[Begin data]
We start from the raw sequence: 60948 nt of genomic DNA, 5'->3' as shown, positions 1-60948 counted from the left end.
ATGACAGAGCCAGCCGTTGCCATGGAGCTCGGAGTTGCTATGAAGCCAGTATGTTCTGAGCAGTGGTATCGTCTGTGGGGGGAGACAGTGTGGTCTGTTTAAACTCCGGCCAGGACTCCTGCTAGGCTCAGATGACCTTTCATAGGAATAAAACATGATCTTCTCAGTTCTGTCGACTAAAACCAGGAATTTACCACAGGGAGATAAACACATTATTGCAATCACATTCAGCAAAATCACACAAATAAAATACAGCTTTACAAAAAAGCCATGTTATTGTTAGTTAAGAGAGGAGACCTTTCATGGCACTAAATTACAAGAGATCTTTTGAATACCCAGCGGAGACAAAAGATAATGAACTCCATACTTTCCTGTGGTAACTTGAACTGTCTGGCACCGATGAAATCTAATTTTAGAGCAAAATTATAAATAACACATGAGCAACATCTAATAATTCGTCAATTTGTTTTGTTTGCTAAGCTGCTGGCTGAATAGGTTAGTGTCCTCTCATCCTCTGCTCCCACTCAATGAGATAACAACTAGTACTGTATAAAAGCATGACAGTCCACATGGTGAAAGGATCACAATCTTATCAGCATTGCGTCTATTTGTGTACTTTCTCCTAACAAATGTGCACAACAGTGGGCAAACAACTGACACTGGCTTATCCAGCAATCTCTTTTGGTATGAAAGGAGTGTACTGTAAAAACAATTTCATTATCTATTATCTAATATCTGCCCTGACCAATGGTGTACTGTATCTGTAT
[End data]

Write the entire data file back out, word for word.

We start from the raw sequence: 60948 nt of genomic DNA, 5'->3' as shown, positions 1-60948 counted from the left end.
ATGACAGAGCCAGCCGTTGCCATGGAGCTCGGAGTTGCTATGAAGCCAGTATGTTCTGAGCAGTGGTATCGTCTGTGGGGGGAGACAGTGTGGTCTGTTTAAACTCCGGCCAGGACTCCTGCTAGGCTCAGATGACCTTTCATAGGAATAAAACATGATCTTCTCAGTTCTGTCGACTAAAACCAGGAATTTACCACAGGGAGATAAACACATTATTGCAATCACATTCAGCAAAATCACACAAATAAAATACAGCTTTACAAAAAAGCCATGTTATTGTTAGTTAAGAGAGGAGACCTTTCATGGCACTAAATTACAAGAGATCTTTTGAATACCCAGCGGAGACAAAAGATAATGAACTCCATACTTTCCTGTGGTAACTTGAACTGTCTGGCACCGATGAAATCTAATTTTAGAGCAAAATTATAAATAACACATGAGCAACATCTAATAATTCGTCAATTTGTTTTGTTTGCTAAGCTGCTGGCTGAATAGGTTAGTGTCCTCTCATCCTCTGCTCCCACTCAATGAGATAACAACTAGTACTGTATAAAAGCATGACAGTCCACATGGTGAAAGGATCACAATCTTATCAGCATTGCGTCTATTTGTGTACTTTCTCCTAACAAATGTGCACAACAGTGGGCAAACAACTGACACTGGCTTATCCAGCAATCTCTTTTGGTATGAAAGGAGTGTACTGTAAAAACAATTTCATTATCTATTATCTAATATCTGCCCTGACCAATGGTGTACTGTATCTGTAT